So far the program will be piloted with employees of Assurant, city of Florence, BlueCross BlueShield, and Johnson Controls. Hyler said Start Smart will work with the business community to set up more parent sessions and to gain donations for books to distribute.

READING TIPS
For more information or to take a developmental quiz to gauge your child's readiness, visit www.startsmartflo.org.

Dancing With the Stars of Florence back for another spin on the dance floor

on Monday, 13 January 2014. Posted in News

Posted: Tuesday, January 7, 2014 9:28 pm
Ellen Meder Morning News

FLORENCE, S.C. — Dancing With the Stars of Florence will be back for another year of tangos, cha chas and  jives this spring, but for the 12 pairs  competing for the coveted mirror ball trophy, the journey to greatness  started this week.

The annual fundraiser for The School  Foundation is set for April 10 and will  feature 12 sets of local "celebrities" or  business people about town and area  "professional dancers" or gracious  student dancers and theatre buffs. Tuesday night the pairings got to find out who they would be dancing with and choose their songs.

Michelle Cato of Roche Carolina Inc. said that she decided to dance because it's a great cause to raise money for children and their education. "I've seen the real show on TV and it looks cool and fun and it's going to be a blast," Cato said. "I'm incredibly nervous too. I've never done anything like this before other than like getting on a dance floor a little if music is playing at an event. I think I have some rhythm." Her dance partner CJ Miller, who is a theatre teacher in Kingstree and has performed in many local production said he too was roped in by the good cause. "I was contacted by Rebecca Kelley [another dancer] and when she asked if I'd do it I freaked out," Miller said. "I was so excited because I do theatre around here and thought I was a Florence star now and she said 'No, no you're going to be a dancer,' so that was funny but I was excited. And then I found out it was to raise money and that was even better."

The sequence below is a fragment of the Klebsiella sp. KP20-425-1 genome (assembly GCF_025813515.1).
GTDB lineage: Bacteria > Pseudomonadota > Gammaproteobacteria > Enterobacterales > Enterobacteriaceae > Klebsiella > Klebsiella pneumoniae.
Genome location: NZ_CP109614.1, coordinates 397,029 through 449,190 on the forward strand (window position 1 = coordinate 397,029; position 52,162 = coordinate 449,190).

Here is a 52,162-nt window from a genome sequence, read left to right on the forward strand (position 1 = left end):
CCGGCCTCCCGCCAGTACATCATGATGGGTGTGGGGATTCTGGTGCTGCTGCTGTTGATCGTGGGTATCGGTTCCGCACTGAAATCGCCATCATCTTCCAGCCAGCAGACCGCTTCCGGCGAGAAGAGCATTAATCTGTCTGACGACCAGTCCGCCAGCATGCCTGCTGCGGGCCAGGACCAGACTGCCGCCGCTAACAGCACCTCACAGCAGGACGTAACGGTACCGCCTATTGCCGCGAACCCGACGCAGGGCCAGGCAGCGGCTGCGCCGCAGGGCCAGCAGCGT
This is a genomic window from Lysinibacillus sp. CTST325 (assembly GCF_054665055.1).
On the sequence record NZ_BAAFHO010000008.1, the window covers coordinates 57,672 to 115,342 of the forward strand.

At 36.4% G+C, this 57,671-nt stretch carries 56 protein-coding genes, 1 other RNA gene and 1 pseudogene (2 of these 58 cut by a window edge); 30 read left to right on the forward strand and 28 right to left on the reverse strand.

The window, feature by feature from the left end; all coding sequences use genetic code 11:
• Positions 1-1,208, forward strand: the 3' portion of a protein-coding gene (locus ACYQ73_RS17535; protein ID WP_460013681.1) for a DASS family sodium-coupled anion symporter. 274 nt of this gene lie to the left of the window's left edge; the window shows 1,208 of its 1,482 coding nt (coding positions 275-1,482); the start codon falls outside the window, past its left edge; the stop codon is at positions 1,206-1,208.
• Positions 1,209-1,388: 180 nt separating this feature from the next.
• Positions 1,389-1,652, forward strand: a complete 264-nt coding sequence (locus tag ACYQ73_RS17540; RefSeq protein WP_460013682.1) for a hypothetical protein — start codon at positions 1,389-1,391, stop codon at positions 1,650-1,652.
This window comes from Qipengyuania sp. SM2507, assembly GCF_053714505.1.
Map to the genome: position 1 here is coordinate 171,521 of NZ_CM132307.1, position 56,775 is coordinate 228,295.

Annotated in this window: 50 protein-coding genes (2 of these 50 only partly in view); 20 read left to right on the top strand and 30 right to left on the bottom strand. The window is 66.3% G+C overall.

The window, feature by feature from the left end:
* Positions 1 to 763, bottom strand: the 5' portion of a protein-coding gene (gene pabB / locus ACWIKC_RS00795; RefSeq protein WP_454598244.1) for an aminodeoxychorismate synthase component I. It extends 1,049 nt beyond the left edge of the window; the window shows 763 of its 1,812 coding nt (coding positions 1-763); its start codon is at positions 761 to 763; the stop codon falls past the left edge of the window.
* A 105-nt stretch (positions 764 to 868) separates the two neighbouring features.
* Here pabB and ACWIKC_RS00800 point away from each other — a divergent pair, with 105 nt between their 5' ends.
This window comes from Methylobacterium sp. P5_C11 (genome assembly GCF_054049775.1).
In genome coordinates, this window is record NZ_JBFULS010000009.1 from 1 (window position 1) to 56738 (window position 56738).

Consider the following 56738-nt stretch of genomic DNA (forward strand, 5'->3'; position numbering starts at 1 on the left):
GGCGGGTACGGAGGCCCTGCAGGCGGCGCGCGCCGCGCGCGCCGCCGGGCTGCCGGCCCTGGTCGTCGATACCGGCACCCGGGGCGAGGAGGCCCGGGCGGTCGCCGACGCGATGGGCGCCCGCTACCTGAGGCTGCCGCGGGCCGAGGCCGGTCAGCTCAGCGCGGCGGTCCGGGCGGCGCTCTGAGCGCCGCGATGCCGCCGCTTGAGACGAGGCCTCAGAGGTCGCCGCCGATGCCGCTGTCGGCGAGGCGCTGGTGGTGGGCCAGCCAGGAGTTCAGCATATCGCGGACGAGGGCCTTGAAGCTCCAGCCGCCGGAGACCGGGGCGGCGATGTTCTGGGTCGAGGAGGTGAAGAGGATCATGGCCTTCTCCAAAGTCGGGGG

Debbie Hyler, the executive director of The School Foundation, worked with Burnadene Kelley of Kelley's Fine Arts to match up dancers and stars based on mutual interest — in Cato and Miller's case they are both military veterans.

At the event, where video of last year's DWTSF played in the background, there was an air of nervous excitement as many of the non-dancers came to terms with the fact that they will soon be strutting their stuff in front of an audience.

Southside Middle School principal Craig Washington, who is no stranger to the arts as a musician and the leader of an arts-centric school, still said it's going to be an exciting and nerve-wracking event. "I've got to get my feet moving to the music now, not my fingers," Washington said.